Last week 21 Fidelity Investments fund managers announced they were reducing their holdings in Facebook, after barely six weeks. Some were bailing out altogether. The moves are unusual for a company like Fidelity, whose funds tend to be conservative and with a focus on the long term. But Fidelity was only the most recent large investor to have lost money on Facebook. What Fidelity’s move signaled was that the firm has low expectations that Facebook can generate the kind of money it was supposed to. I guess they don’t have much faith in Facebook’s new job board to succeed.
It wasn’t supposed to be this way. Social media is supposed to be this boundless source of plenty — sales, candidates, solutions for every problem. For some years now you can’t attend a recruiting conference without some guru expounding on what a dinosaur you are if you don’t buy into the hype. Expressing reservations was considered heresy. No criticism was acceptable.
It was like being in the old Soviet Union where anyone who questioned the communist system was automatically labeled insane since only a crazy person could not see what a great place it was. When I mentioned in an article that research on social networks suggested that some of the most active users were also people with low self esteem, one genius wrote a comment that if this was true then most of America must be people who were depressed. Well comrade, that’s certainly true of most investors in Facebook.
Pay No Attention to the Man Behind the Curtain
What’s changed now is that as a public company Facebook can’t sustain the myth that social media is a great source of anything. It is a source for sales, candidates, and solutions — but one of many that may work for some and not for others. Some still cling to the dream that Facebook provides access to 900 million candidates. Sounds impressive, but think about it for a moment and you’ll realize that this is just more of the same hype: 99.99% of those candidates are neither qualified, available, or interested in any job that’s open. The simple fact is that most jobs are still filled by people who live within commuting distance of the job site, so even if every person on the planet was a member it wouldn’t really matter much.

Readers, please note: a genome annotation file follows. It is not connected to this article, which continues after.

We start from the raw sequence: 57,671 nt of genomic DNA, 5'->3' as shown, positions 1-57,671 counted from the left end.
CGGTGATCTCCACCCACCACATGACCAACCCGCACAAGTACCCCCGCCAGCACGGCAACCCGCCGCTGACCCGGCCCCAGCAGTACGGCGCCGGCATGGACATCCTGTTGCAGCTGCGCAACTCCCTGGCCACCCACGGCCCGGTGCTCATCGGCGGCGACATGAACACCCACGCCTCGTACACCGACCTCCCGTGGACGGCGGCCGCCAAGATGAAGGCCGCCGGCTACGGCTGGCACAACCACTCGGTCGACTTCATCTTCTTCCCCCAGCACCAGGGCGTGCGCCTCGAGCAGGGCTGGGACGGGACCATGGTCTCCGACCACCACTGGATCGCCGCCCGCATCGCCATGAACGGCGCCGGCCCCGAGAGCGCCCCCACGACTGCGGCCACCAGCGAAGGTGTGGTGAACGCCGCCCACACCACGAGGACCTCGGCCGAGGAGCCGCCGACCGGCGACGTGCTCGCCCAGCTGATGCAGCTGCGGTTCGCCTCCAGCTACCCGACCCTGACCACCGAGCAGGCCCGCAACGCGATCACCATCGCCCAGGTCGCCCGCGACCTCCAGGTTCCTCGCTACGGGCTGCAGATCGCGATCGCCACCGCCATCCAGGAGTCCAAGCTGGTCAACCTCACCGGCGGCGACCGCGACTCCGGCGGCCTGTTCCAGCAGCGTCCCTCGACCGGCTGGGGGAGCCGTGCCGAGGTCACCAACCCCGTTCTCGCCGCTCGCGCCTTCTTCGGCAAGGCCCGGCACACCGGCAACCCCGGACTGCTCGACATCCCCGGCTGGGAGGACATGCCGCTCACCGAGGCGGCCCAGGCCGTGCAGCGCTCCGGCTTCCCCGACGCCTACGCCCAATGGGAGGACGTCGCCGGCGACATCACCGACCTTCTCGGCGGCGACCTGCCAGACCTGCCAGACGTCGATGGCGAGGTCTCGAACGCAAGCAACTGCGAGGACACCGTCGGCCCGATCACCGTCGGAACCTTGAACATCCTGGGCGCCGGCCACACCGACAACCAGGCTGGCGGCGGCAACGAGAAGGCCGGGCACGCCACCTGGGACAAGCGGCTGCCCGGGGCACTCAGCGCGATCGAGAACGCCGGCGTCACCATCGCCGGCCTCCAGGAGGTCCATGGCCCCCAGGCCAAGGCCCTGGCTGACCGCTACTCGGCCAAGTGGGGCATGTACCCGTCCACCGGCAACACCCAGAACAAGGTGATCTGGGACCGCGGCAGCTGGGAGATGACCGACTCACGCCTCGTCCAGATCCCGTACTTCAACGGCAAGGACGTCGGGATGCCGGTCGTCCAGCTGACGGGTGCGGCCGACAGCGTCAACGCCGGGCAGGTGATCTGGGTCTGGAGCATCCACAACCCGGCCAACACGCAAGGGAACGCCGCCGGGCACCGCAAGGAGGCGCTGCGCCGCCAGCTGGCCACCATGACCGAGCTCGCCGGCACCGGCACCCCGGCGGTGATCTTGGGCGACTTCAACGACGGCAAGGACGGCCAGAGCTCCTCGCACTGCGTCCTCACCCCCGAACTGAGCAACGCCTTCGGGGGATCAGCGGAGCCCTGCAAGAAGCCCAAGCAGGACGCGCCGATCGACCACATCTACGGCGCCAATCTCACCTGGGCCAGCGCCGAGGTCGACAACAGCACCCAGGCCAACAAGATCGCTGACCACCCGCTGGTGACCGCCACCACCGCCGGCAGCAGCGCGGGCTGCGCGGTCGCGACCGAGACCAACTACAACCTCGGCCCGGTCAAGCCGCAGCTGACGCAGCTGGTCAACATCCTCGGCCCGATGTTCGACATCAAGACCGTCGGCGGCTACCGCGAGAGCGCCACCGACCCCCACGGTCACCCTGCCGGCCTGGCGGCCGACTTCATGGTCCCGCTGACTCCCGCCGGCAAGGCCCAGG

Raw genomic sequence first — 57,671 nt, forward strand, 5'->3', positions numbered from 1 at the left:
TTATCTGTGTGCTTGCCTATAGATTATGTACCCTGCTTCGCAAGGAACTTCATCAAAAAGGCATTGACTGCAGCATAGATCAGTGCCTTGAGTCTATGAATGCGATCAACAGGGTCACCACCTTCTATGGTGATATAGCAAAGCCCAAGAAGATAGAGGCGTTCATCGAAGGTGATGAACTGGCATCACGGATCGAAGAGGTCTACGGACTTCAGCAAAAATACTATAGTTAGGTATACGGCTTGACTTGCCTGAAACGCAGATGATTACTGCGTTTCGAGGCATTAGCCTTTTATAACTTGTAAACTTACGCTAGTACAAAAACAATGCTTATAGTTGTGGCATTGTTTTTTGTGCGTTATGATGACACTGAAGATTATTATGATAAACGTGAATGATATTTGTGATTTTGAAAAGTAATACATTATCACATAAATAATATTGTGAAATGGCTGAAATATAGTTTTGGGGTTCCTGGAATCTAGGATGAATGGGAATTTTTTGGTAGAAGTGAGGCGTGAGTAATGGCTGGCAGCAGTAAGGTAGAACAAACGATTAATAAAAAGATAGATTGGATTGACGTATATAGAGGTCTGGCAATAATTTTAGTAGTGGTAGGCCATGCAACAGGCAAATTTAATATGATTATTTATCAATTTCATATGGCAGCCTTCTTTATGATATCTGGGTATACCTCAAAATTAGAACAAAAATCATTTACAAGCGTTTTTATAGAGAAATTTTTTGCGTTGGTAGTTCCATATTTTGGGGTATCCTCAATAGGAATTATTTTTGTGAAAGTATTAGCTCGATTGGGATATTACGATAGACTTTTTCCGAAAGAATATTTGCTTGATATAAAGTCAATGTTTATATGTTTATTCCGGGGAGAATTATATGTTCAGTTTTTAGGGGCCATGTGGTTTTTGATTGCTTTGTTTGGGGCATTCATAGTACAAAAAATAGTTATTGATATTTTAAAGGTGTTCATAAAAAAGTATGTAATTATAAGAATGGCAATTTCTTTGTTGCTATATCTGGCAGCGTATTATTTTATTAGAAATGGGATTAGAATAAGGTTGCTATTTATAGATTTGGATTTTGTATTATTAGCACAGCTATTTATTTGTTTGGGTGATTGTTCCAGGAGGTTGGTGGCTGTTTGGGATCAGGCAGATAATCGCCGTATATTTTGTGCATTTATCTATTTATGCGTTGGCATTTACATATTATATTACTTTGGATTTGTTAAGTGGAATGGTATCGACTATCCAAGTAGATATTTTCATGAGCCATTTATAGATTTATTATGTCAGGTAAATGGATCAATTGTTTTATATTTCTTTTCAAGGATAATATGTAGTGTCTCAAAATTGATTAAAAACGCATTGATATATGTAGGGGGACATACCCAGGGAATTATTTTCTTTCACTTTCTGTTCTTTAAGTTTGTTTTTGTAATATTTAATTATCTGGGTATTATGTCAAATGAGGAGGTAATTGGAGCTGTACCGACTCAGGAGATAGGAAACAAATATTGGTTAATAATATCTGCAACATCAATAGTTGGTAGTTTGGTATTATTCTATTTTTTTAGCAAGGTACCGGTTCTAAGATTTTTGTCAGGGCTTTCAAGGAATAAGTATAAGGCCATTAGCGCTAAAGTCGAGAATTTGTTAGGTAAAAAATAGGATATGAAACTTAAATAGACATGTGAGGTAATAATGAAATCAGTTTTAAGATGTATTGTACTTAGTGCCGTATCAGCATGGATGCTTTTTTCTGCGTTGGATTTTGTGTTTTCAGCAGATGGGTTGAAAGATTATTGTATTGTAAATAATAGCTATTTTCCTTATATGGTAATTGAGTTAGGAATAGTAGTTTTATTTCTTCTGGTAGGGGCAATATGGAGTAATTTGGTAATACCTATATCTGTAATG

There are about 135 million Facebook users between the ages of 18-64 in the U.S., representing about 69% of working-age population. That seems like a lot, but their reasons for belonging to a social network are mainly social (surprise). Research by the Pew Internet & American Life Project shows that the overwhelming reasons people use social networks are to connect with friends and family. They’re not interested in buying anything — further confirmation of it came from a recent study that found that four out of five Facebook members have never been influenced by ads run on the site.
The Pew data also shows that engagement and activity on Facebook is heavily skewed toward users under 35, and women, suggesting that targeting those demographics as candidates is more likely to be effective than others. But the same study found that women are significantly more likely to choose private settings, so targeting efforts may not be very effective after all. So the claim that Facebook provides access to 900 million candidates is, well, an eight-letter word for bovine waste.
Remember the Social Part of Social Networks
The Media research firm Ipsos found that people on social networks are most influenced by their friends — 22% of people say they bought a brand because a friend follows or “likes” the brand. That should be no surprise. A close friend represents a trusted source so a recommendation from one carries far more weight than any advertising. The same should be true for jobs: a friend who suggests a job usually has some idea of a candidate’s skills and interests. If it’s a job with their own employer, then the friend’s referral implies that it’s a good place to work, or at the very least gives the candidate better information than they will get from any corporate career site.
Our own research shows that this is how candidates prefer to use social networks to find jobs. That is, by making connections involving their friends. And these candidates are more satisfied with their decisions in the choice of a job. Of course this isn’t a straight line from recruiter to candidate. Involving third parties slows down the process and is a lot more work, but the results are better than posting jobs on social networks.
One can’t blame people for following the yellow brick road to the social network version of Oz. Too many people were spreading too much hype and it was easy to get sucked in. Even highly successful investment analysts bought into it. But anyone who still thinks that social networks are an easy solution to filling jobs should be reminded of that most memorable line from the Wizard of Oz: “What would you do with a brain if you had one?”